A lot of photographer talk about ditching their Canon or Nikon DSLRs for something lighter and compact like the new mirrorless cameras. When I ask them if they will, they usually say they are trying out one as a third camera, but not their main camera. The sports shooters have an even lower adoption rate of mirrorless tech, they need super fast focusing and specialty lenses. I have a different perspective. I started out shooting with manual focus lenses and a camera that maybe shot five frames a second. We covered pro sports for the wire services with black and white film a darkroom and an analog transmitter with a manual typewriter for captions. Now if the camera and computer doesn't do practically everything for you, it is no good.
Actually, those little mirrorless cameras are AMAZING. My 2-year old Olympus OMD-e-m5 shoots 9 frames a second, has 5 axis image stabilization, and wicked fast auto-focus. I can't complain.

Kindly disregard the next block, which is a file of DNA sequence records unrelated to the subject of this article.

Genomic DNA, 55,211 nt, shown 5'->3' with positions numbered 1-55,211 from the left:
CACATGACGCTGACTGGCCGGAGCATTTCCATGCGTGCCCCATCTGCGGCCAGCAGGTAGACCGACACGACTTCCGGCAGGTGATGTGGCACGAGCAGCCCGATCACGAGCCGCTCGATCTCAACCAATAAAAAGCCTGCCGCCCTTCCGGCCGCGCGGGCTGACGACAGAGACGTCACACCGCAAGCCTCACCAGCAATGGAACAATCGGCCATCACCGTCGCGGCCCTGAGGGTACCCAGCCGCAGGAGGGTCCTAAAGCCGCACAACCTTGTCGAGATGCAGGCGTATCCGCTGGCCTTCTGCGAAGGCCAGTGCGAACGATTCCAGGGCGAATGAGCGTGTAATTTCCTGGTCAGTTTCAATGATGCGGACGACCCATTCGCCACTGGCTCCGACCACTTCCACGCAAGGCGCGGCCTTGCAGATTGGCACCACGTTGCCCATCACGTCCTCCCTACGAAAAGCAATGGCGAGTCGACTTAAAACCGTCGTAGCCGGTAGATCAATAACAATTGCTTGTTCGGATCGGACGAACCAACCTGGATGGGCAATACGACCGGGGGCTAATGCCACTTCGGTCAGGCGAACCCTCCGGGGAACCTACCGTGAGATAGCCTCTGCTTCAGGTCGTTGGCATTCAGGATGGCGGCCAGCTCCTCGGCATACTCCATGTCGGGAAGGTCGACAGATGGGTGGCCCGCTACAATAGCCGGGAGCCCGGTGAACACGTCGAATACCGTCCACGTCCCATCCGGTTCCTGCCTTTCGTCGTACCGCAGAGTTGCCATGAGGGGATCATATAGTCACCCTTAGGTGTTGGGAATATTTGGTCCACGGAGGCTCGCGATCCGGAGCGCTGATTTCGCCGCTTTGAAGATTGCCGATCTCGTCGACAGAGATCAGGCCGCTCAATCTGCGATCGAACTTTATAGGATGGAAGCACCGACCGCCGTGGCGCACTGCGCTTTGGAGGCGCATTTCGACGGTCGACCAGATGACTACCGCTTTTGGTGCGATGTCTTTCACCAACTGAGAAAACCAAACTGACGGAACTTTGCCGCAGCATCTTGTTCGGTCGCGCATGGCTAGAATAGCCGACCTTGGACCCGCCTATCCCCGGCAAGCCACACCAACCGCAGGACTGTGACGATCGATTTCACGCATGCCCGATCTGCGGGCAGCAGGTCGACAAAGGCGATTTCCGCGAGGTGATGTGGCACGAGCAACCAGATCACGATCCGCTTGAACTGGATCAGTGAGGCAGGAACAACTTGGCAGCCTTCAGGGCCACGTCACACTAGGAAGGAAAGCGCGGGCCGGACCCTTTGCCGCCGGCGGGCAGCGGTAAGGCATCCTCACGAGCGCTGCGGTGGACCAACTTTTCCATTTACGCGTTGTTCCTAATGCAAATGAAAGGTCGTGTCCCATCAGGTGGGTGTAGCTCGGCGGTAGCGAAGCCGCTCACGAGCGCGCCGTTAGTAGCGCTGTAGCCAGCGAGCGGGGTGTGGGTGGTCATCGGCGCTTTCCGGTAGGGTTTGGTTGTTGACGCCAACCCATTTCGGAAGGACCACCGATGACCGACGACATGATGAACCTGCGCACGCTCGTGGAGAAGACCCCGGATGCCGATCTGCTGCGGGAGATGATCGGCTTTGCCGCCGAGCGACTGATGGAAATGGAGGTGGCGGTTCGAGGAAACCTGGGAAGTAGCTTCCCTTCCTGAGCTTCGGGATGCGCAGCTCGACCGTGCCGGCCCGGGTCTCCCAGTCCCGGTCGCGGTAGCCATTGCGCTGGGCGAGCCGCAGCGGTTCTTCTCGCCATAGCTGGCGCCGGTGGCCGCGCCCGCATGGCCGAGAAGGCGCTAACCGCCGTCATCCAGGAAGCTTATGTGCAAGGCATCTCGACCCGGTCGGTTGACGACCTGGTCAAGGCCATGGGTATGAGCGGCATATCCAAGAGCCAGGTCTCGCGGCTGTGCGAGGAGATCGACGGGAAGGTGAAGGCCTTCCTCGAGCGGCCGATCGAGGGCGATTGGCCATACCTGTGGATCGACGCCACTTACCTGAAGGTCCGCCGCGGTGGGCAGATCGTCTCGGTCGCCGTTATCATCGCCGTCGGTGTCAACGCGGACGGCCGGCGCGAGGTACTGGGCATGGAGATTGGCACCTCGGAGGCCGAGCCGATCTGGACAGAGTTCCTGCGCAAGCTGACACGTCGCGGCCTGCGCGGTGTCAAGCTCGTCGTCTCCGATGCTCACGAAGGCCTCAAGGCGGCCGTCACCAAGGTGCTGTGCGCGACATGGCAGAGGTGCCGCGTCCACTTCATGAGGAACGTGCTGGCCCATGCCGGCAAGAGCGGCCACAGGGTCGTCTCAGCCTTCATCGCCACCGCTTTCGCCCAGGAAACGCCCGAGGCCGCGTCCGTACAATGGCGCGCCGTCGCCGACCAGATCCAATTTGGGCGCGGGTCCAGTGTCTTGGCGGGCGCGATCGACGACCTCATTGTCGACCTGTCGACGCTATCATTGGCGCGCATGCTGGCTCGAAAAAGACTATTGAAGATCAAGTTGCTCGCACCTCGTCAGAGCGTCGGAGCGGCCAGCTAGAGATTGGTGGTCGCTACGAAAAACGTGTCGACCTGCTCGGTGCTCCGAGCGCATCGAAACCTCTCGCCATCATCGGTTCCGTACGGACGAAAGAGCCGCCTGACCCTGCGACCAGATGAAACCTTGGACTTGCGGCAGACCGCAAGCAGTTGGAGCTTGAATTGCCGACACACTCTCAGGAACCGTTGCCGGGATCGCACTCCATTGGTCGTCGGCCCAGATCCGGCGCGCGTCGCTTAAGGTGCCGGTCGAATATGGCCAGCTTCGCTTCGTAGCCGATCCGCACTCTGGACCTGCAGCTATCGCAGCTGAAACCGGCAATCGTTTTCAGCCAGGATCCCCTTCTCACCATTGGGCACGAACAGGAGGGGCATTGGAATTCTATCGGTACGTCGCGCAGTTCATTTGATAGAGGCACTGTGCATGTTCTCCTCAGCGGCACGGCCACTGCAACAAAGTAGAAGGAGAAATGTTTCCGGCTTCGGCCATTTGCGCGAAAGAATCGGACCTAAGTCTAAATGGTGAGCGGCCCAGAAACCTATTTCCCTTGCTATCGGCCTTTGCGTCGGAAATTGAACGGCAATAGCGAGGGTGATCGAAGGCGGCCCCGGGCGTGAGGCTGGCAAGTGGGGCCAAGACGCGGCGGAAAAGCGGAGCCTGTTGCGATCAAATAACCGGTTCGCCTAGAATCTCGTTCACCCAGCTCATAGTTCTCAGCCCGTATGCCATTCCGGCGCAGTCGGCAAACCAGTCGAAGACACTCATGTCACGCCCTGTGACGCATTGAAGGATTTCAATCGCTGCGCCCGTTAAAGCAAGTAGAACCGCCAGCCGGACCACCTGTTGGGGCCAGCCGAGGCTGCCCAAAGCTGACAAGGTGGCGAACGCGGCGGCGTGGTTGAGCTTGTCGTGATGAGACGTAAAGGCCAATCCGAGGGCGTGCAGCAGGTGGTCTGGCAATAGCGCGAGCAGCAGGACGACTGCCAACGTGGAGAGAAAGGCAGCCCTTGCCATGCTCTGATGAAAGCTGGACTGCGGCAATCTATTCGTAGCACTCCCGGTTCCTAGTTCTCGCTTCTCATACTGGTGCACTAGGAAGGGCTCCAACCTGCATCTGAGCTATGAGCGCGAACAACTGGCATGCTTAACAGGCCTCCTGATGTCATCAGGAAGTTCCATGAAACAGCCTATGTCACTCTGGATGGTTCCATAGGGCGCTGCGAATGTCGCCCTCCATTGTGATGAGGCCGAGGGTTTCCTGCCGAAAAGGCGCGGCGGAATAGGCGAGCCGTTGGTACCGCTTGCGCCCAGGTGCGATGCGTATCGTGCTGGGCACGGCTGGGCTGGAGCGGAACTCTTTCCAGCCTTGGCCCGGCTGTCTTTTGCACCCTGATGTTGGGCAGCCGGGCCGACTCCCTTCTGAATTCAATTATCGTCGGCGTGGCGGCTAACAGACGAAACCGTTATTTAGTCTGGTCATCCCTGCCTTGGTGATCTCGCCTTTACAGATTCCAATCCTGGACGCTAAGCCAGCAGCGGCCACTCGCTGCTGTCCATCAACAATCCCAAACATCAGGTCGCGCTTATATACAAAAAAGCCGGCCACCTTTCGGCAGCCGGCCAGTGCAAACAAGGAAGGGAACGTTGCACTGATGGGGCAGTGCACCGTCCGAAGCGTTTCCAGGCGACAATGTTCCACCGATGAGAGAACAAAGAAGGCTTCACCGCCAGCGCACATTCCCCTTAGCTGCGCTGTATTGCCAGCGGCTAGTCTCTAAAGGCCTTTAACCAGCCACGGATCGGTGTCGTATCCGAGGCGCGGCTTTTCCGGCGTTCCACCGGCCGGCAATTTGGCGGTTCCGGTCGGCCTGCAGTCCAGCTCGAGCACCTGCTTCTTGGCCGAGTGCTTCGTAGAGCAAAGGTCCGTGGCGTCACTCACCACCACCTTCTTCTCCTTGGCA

I just needed 2 camera bodies - the Olympus OMD-e-m5 and the Panasonic Lumix GX-7 and two lenses - a Panasonic Lumix 25mm f1.4 and the Olympus 12mm f2 - the equivalent of a 24mm and 50mm lens, to shoot the photos of cyclocross in Los Angeles' Griffith park. The real trick to make my photos look the way they do is use some small battery operated strobes, just 2 manual LumoPro 180's with PocketWizard radio slave triggers and small light stands that I can haul around the course and set up. I also had a small clamp that I used to attach my strobes to anything and everything. No assistant needed and I was easily able to hike around the course looking for the best angles without lugging around heavy equipment.